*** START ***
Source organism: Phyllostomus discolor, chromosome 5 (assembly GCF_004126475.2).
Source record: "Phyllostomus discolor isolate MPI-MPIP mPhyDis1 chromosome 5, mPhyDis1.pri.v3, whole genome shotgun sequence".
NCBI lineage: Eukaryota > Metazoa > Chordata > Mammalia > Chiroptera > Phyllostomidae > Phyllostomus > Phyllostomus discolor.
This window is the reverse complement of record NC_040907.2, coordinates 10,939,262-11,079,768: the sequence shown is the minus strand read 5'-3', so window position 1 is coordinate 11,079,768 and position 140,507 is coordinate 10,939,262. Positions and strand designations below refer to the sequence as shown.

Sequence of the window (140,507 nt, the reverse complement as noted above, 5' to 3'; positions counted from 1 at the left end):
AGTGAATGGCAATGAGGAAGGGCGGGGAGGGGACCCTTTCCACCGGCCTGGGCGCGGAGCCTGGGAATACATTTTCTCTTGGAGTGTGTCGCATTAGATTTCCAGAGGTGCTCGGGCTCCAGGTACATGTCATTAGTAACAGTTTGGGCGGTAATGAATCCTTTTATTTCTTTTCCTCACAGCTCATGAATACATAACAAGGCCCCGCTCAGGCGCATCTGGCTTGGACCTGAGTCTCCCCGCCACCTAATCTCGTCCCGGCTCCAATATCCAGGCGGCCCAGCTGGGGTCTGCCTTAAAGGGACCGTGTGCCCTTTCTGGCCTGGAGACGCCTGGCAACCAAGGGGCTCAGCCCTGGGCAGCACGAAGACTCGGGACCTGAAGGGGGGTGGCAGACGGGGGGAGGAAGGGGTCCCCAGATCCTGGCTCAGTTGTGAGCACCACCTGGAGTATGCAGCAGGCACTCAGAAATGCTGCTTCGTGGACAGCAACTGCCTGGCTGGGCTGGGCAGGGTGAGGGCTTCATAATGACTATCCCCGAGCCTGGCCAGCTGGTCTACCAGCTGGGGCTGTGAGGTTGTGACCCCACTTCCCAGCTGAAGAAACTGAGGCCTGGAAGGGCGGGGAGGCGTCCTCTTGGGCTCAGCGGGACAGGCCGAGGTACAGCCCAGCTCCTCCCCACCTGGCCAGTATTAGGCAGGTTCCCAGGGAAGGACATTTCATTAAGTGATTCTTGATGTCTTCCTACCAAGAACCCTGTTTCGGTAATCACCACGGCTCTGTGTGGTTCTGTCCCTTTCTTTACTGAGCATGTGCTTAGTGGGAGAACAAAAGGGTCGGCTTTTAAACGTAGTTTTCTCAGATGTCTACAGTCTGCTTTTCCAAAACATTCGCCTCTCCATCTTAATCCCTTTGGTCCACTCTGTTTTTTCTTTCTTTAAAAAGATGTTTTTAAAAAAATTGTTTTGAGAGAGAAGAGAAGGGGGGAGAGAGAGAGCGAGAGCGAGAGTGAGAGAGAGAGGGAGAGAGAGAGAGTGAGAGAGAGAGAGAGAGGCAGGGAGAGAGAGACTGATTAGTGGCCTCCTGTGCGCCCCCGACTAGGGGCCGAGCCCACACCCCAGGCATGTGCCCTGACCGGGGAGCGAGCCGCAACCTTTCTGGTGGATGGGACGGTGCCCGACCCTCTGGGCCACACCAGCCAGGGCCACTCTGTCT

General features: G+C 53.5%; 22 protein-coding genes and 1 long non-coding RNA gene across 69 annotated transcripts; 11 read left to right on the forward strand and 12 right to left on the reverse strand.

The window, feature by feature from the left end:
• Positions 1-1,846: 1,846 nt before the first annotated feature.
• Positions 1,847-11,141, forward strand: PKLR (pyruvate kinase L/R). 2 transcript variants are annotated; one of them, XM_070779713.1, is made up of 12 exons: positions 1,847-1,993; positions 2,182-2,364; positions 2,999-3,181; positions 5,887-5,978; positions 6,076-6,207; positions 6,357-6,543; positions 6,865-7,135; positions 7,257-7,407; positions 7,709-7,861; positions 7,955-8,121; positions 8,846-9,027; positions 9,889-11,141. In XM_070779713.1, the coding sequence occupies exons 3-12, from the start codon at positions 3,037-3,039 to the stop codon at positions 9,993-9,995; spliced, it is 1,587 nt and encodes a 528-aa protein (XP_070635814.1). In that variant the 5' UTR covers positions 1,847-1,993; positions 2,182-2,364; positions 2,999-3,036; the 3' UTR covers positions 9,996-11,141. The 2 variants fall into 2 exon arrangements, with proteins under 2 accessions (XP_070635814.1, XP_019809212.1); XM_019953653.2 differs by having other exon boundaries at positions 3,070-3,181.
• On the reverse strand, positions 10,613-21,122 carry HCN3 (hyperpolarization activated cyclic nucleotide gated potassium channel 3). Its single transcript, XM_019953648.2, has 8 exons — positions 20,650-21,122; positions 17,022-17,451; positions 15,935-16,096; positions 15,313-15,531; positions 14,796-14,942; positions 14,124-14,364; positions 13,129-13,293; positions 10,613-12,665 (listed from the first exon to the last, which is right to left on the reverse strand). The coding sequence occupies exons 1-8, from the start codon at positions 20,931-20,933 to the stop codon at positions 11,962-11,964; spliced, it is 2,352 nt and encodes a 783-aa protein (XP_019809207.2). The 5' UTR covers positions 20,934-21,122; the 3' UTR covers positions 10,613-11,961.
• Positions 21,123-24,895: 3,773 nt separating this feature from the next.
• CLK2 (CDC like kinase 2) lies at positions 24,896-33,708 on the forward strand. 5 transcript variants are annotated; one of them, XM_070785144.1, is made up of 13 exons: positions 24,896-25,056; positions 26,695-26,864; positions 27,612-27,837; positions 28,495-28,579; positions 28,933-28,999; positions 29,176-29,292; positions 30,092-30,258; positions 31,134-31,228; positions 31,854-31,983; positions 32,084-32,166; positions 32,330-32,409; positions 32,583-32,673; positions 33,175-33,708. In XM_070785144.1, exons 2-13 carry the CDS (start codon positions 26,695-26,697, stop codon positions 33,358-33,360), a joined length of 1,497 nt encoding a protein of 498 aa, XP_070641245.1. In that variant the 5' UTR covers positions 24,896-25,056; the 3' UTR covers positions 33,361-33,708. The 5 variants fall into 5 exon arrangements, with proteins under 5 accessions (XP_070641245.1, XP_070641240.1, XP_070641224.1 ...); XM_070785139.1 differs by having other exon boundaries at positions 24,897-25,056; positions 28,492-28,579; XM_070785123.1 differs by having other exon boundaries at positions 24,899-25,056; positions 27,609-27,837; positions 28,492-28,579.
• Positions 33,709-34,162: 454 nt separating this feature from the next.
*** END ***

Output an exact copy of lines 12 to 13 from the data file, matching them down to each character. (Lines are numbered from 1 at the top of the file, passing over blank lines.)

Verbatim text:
• Positions 21,123-24,895: 3,773 nt separating this feature from the next.
• CLK2 (CDC like kinase 2) lies at positions 24,896-33,708 on the forward strand. 5 transcript variants are annotated; one of them, XM_070785144.1, is made up of 13 exons: positions 24,896-25,056; positions 26,695-26,864; positions 27,612-27,837; positions 28,495-28,579; positions 28,933-28,999; positions 29,176-29,292; positions 30,092-30,258; positions 31,134-31,228; positions 31,854-31,983; positions 32,084-32,166; positions 32,330-32,409; positions 32,583-32,673; positions 33,175-33,708. In XM_070785144.1, exons 2-13 carry the CDS (start codon positions 26,695-26,697, stop codon positions 33,358-33,360), a joined length of 1,497 nt encoding a protein of 498 aa, XP_070641245.1. In that variant the 5' UTR covers positions 24,896-25,056; the 3' UTR covers positions 33,361-33,708. The 5 variants fall into 5 exon arrangements, with proteins under 5 accessions (XP_070641245.1, XP_070641240.1, XP_070641224.1 ...); XM_070785139.1 differs by having other exon boundaries at positions 24,897-25,056; positions 28,492-28,579; XM_070785123.1 differs by having other exon boundaries at positions 24,899-25,056; positions 27,609-27,837; positions 28,492-28,579.